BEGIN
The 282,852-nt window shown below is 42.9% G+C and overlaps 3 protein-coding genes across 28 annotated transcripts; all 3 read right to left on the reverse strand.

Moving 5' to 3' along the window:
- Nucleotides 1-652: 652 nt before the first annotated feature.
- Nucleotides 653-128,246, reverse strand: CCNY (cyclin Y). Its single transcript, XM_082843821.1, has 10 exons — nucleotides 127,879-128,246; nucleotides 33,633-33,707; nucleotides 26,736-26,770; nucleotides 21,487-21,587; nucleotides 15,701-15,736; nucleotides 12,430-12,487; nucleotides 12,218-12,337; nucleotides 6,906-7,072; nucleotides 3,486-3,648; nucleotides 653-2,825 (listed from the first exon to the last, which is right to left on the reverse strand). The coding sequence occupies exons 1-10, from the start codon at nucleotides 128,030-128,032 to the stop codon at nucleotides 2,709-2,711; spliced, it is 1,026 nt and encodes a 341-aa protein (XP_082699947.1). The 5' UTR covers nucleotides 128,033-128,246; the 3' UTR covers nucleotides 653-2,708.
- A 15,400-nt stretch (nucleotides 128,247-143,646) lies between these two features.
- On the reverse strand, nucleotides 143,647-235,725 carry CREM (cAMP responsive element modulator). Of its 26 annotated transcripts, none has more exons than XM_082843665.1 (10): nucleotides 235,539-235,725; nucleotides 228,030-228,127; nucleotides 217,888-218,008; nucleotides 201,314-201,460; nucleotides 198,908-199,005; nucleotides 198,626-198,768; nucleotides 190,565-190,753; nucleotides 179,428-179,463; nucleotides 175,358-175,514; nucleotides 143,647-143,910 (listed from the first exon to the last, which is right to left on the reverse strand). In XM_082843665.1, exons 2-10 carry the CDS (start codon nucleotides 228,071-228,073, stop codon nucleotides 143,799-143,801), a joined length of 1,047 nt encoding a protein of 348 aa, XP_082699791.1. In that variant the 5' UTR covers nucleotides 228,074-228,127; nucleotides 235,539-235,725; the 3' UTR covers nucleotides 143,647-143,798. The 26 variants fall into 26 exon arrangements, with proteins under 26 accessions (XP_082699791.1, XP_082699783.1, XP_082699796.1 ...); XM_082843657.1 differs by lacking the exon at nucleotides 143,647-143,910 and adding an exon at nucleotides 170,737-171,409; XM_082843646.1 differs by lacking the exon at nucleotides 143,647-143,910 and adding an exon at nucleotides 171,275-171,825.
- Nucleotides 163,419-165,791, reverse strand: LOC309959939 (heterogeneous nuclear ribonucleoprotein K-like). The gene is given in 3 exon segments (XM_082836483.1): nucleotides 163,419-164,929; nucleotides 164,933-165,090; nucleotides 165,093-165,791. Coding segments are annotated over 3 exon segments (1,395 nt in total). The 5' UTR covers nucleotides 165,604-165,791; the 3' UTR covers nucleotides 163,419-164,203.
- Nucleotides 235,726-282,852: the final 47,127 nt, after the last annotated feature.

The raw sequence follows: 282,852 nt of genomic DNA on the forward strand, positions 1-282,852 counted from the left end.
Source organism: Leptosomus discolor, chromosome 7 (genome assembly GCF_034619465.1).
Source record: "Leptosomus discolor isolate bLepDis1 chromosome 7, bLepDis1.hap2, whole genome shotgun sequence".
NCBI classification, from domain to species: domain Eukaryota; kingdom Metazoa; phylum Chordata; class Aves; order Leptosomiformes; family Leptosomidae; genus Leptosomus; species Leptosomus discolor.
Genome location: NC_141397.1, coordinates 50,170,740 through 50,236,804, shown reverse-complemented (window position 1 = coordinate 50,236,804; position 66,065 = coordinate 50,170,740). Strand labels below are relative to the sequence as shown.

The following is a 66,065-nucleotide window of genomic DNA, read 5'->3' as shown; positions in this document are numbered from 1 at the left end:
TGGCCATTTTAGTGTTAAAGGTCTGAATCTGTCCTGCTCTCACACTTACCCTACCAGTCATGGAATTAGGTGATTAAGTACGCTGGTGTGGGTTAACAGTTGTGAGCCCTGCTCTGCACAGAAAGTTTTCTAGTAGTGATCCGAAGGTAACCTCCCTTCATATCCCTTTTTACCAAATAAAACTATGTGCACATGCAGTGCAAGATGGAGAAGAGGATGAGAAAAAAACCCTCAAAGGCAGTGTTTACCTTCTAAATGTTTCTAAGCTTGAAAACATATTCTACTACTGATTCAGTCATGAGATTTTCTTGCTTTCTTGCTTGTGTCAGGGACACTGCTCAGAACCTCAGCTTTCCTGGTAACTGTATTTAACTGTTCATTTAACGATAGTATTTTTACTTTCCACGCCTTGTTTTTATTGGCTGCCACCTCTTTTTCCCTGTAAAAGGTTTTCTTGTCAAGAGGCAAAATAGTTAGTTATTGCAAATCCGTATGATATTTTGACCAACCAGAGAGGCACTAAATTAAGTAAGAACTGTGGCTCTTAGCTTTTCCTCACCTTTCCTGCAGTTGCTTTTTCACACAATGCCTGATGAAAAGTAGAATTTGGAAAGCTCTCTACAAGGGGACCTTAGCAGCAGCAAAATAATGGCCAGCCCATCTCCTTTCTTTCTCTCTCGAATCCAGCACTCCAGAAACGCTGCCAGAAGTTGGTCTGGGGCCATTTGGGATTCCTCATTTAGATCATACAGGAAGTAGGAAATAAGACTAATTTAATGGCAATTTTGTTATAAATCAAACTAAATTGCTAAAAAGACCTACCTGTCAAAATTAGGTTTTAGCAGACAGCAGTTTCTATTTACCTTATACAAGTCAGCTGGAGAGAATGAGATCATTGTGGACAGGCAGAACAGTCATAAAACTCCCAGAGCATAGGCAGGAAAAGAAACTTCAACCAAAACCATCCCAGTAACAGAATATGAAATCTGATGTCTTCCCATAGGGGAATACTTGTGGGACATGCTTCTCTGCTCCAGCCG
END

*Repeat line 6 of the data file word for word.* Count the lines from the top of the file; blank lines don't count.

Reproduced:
- On the reverse strand, nucleotides 143,647-235,725 carry CREM (cAMP responsive element modulator). Of its 26 annotated transcripts, none has more exons than XM_082843665.1 (10): nucleotides 235,539-235,725; nucleotides 228,030-228,127; nucleotides 217,888-218,008; nucleotides 201,314-201,460; nucleotides 198,908-199,005; nucleotides 198,626-198,768; nucleotides 190,565-190,753; nucleotides 179,428-179,463; nucleotides 175,358-175,514; nucleotides 143,647-143,910 (listed from the first exon to the last, which is right to left on the reverse strand). In XM_082843665.1, exons 2-10 carry the CDS (start codon nucleotides 228,071-228,073, stop codon nucleotides 143,799-143,801), a joined length of 1,047 nt encoding a protein of 348 aa, XP_082699791.1. In that variant the 5' UTR covers nucleotides 228,074-228,127; nucleotides 235,539-235,725; the 3' UTR covers nucleotides 143,647-143,798. The 26 variants fall into 26 exon arrangements, with proteins under 26 accessions (XP_082699791.1, XP_082699783.1, XP_082699796.1 ...); XM_082843657.1 differs by lacking the exon at nucleotides 143,647-143,910 and adding an exon at nucleotides 170,737-171,409; XM_082843646.1 differs by lacking the exon at nucleotides 143,647-143,910 and adding an exon at nucleotides 171,275-171,825.